Court of Appeal provides guidance on responding to subject access requests
The Court of Appeal has given important guidance on the obligations of data controllers when responding to subject access requests.
The Court of Appeal has given important guidance on the obligations of data controllers when responding to subject access requests. The Court ruled that an employer cannot refuse to comply with a request because the data subject has a collateral purpose in making the request (such as to assist them in litigation), nor on the basis that it was the data subject who provided them with the information in the first place (although these may be factors a court can take into account when deciding whether to order compliance). A data subject has the right to know the purpose for which their personal data is being processed and to whom it is being disclosed, so the fact that they have the data already is irrelevant. However, an employer’s obligation to search for personal data is limited to a reasonable and proportionate search. The fact that a more extensive search might reveal further personal data does not mean that a search is inadequate.
In Dawson-Damer v Taylor Wessing, Taylor Wessing (a firm of solicitors) refused to comply with a data subject access request, making a blanket assertion that the personal data was covered by legal professional privilege and therefore exempt from disclosure. In Deer v University of Oxford, the University refused to comply with part of a data subject access request, arguing that some of the data was covered by legal professional privilege and that in respect of other data requested Ms Deer already had the documents. In both cases, the data controller also argued that they did not have to comply as the data subject’s purpose in making the request was for a collateral purpose (to obtain disclosure for the purposes of litigation), rather than to ensure that their personal data was accurate and being processed lawfully.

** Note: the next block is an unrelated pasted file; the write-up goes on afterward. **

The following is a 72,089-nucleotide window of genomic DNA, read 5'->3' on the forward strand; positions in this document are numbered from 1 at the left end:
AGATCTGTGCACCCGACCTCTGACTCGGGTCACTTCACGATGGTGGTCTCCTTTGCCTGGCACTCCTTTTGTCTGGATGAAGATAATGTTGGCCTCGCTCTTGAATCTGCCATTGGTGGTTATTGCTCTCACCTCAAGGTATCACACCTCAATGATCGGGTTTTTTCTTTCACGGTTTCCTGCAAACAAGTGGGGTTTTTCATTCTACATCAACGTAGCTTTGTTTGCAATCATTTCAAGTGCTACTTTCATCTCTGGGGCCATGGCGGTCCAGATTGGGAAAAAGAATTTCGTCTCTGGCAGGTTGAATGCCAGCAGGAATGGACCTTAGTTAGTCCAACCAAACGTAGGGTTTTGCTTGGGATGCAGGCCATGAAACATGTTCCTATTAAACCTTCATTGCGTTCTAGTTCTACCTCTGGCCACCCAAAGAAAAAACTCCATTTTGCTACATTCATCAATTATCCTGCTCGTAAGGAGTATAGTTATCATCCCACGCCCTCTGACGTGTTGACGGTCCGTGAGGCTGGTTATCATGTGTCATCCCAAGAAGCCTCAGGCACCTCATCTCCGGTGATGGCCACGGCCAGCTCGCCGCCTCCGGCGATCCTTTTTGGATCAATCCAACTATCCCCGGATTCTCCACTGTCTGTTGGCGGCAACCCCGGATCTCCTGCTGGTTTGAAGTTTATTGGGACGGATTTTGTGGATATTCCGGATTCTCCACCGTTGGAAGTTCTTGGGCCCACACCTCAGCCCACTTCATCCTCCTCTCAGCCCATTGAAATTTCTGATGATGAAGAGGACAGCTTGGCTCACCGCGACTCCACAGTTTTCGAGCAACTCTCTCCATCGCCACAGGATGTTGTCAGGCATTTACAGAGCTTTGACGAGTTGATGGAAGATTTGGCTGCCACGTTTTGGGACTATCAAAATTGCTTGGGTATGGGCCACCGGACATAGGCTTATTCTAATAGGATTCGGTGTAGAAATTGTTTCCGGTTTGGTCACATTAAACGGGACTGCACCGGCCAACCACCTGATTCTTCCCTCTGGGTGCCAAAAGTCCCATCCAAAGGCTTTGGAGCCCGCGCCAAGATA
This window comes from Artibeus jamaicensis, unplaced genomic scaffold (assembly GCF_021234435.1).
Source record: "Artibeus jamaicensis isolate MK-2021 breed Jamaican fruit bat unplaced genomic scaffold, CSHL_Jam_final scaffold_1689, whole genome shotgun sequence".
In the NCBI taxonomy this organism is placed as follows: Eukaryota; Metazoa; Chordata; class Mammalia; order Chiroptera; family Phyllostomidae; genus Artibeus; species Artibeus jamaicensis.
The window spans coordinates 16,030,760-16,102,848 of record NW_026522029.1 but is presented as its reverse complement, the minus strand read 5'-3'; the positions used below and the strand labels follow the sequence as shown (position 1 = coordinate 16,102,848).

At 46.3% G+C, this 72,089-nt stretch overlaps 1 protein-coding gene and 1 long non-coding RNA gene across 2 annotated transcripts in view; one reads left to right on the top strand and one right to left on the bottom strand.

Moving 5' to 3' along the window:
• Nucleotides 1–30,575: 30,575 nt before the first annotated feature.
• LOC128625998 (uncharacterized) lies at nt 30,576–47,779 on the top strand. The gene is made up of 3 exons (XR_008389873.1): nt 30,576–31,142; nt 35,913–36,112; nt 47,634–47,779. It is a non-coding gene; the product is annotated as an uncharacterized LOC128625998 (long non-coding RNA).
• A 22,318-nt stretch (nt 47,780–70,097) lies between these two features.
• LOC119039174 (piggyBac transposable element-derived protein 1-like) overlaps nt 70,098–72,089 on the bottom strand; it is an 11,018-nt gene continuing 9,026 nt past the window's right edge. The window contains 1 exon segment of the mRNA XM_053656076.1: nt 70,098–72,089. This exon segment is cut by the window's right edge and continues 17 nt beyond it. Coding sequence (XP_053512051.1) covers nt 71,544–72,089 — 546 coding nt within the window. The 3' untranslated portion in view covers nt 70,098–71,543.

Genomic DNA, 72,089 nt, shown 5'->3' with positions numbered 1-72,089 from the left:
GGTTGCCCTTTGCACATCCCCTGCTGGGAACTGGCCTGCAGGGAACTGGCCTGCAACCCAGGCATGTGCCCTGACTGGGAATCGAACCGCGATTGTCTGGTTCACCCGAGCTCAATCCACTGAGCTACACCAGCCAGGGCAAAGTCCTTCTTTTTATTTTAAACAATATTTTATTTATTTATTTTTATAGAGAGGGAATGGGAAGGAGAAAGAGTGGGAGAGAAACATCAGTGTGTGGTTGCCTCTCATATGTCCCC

The Court of Appeal ruled that:
- A data subject’s right to make a subject access request is not subject to any express test of purpose or motive and they are not required to state one. A data controller cannot therefore refuse to comply with a data subject access request, for example, because the data subject’s motive is to obtain documents for the purposes of litigation.
- Data is personal data if it (a) relates to a living individual and (b) the individual is identifiable from the data. The fact that it was the data subject who provided the data to the data controller does not stop it being personal data and a data subject is entitled to know the purposes for which their personal data is being processed and to whom it is being disclosed.
- A data controller’s obligation to search for personal data in response to a data subject access request is limited to a reasonable and proportionate search. Each case has to be evaluated on its facts to determine whether disproportionate effort is involved in finding and supplying the information, weighed against the benefit it could bring to the data subject. The proportionality rule cannot justify a blanket refusal to comply, but it does limit the scope of the efforts a data controller has to make. The fact that a more extensive search might reveal further personal data does not mean that a search is inadequate.